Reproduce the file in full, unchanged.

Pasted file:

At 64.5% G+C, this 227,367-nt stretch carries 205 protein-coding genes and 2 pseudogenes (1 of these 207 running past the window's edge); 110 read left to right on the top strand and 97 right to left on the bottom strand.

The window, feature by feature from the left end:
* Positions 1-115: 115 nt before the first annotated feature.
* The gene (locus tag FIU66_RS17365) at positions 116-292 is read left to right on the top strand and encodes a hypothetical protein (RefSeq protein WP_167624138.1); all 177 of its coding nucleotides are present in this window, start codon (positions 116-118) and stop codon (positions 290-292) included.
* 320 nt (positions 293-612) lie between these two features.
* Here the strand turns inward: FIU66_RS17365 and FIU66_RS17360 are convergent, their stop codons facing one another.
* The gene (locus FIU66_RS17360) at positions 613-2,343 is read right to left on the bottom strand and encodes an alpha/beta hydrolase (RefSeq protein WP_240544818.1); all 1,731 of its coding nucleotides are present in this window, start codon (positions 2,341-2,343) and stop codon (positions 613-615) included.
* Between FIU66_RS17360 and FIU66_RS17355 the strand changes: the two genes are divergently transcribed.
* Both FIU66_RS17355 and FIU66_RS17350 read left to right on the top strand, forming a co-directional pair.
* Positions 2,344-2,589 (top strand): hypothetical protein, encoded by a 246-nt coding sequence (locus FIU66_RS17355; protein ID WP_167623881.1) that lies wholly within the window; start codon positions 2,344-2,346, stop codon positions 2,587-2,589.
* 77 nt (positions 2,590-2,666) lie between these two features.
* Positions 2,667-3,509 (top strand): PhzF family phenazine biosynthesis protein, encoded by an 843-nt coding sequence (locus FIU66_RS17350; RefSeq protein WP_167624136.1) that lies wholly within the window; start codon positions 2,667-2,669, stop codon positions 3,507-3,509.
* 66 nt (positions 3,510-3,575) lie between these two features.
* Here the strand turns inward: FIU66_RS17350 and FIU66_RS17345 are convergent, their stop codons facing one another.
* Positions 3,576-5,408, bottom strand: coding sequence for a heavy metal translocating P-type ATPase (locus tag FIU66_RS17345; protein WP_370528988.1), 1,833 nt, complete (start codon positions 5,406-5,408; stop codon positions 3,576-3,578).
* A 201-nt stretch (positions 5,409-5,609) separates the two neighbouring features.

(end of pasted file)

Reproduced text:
At 64.5% G+C, this 227,367-nt stretch carries 205 protein-coding genes and 2 pseudogenes (1 of these 207 running past the window's edge); 110 read left to right on the top strand and 97 right to left on the bottom strand.

The window, feature by feature from the left end:
* Positions 1-115: 115 nt before the first annotated feature.
* The gene (locus tag FIU66_RS17365) at positions 116-292 is read left to right on the top strand and encodes a hypothetical protein (RefSeq protein WP_167624138.1); all 177 of its coding nucleotides are present in this window, start codon (positions 116-118) and stop codon (positions 290-292) included.
* 320 nt (positions 293-612) lie between these two features.
* Here the strand turns inward: FIU66_RS17365 and FIU66_RS17360 are convergent, their stop codons facing one another.
* The gene (locus FIU66_RS17360) at positions 613-2,343 is read right to left on the bottom strand and encodes an alpha/beta hydrolase (RefSeq protein WP_240544818.1); all 1,731 of its coding nucleotides are present in this window, start codon (positions 2,341-2,343) and stop codon (positions 613-615) included.
* Between FIU66_RS17360 and FIU66_RS17355 the strand changes: the two genes are divergently transcribed.
* Both FIU66_RS17355 and FIU66_RS17350 read left to right on the top strand, forming a co-directional pair.
* Positions 2,344-2,589 (top strand): hypothetical protein, encoded by a 246-nt coding sequence (locus FIU66_RS17355; protein ID WP_167623881.1) that lies wholly within the window; start codon positions 2,344-2,346, stop codon positions 2,587-2,589.
* 77 nt (positions 2,590-2,666) lie between these two features.
* Positions 2,667-3,509 (top strand): PhzF family phenazine biosynthesis protein, encoded by an 843-nt coding sequence (locus FIU66_RS17350; RefSeq protein WP_167624136.1) that lies wholly within the window; start codon positions 2,667-2,669, stop codon positions 3,507-3,509.
* 66 nt (positions 3,510-3,575) lie between these two features.
* Here the strand turns inward: FIU66_RS17350 and FIU66_RS17345 are convergent, their stop codons facing one another.
* Positions 3,576-5,408, bottom strand: coding sequence for a heavy metal translocating P-type ATPase (locus tag FIU66_RS17345; protein WP_370528988.1), 1,833 nt, complete (start codon positions 5,406-5,408; stop codon positions 3,576-3,578).
* A 201-nt stretch (positions 5,409-5,609) separates the two neighbouring features.